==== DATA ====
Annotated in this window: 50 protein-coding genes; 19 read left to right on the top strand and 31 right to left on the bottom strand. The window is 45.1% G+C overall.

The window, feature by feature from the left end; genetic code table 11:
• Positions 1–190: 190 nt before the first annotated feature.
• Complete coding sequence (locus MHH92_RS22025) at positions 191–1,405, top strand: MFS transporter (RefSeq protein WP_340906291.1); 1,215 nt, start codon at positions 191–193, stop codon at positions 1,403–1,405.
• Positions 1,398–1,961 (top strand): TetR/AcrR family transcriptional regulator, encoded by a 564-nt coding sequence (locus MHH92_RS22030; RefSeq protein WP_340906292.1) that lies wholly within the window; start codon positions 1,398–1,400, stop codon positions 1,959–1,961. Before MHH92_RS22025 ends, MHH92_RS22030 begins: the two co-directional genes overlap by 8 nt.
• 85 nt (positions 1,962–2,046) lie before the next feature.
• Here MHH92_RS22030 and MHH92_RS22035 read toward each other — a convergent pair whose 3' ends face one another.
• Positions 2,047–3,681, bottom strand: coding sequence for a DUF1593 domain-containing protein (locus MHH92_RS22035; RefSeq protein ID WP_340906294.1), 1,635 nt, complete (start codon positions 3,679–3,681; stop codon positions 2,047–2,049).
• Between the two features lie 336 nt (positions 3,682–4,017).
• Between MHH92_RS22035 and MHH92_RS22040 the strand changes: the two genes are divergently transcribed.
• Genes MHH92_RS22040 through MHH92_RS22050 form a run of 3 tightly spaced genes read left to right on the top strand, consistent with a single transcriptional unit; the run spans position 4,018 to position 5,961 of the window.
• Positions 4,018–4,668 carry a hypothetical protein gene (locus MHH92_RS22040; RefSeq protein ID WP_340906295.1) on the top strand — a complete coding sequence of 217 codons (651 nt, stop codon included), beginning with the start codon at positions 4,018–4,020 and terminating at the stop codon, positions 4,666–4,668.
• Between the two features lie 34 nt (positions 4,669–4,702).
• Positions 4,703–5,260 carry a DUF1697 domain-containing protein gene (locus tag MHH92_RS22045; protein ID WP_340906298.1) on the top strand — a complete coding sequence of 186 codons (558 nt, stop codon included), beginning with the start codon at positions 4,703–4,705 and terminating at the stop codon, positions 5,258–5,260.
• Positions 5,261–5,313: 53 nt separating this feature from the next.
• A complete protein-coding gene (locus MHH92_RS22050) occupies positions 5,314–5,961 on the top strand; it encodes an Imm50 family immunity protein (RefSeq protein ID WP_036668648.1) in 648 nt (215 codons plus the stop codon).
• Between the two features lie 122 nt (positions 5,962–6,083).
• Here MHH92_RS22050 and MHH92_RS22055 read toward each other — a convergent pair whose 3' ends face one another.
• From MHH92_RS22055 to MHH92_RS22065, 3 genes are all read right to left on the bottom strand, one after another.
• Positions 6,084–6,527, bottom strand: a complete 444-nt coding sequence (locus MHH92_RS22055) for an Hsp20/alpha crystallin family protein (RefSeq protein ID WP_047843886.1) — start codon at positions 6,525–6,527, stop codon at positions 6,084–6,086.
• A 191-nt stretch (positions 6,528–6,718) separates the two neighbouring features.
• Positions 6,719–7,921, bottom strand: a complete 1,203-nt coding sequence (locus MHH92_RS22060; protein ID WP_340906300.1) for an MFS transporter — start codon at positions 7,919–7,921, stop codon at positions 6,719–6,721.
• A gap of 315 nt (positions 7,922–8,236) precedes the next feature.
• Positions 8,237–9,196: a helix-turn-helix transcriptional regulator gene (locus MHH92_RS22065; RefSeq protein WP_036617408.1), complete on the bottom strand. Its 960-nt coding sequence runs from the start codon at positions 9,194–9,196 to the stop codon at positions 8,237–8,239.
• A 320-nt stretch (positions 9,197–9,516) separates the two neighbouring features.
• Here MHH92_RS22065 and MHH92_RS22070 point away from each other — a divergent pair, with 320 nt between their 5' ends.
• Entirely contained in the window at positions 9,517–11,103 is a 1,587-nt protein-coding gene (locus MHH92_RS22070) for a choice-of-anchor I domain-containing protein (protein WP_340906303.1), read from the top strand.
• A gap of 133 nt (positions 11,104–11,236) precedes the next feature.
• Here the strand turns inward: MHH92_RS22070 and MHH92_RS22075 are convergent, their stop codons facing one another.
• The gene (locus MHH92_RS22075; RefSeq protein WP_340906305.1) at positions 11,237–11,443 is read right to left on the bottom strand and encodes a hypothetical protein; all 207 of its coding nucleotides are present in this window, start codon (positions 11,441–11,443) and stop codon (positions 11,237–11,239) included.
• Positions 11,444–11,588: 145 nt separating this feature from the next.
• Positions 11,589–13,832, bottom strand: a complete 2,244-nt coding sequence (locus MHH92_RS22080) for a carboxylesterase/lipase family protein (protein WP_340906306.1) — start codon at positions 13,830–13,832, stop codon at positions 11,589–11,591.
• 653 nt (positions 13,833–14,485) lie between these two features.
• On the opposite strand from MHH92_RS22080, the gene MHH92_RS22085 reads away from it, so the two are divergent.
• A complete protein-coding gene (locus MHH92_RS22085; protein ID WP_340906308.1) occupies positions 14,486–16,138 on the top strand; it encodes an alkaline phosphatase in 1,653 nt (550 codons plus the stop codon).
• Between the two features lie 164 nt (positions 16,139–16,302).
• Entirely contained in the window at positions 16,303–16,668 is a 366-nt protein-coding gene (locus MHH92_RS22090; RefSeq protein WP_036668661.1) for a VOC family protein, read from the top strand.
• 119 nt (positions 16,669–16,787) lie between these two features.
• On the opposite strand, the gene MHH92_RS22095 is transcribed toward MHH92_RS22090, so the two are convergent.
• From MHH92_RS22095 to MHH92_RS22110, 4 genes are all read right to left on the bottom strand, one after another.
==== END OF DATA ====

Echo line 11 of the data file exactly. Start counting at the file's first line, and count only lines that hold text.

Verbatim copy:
• Genes MHH92_RS22040 through MHH92_RS22050 form a run of 3 tightly spaced genes read left to right on the top strand, consistent with a single transcriptional unit; the run spans position 4,018 to position 5,961 of the window.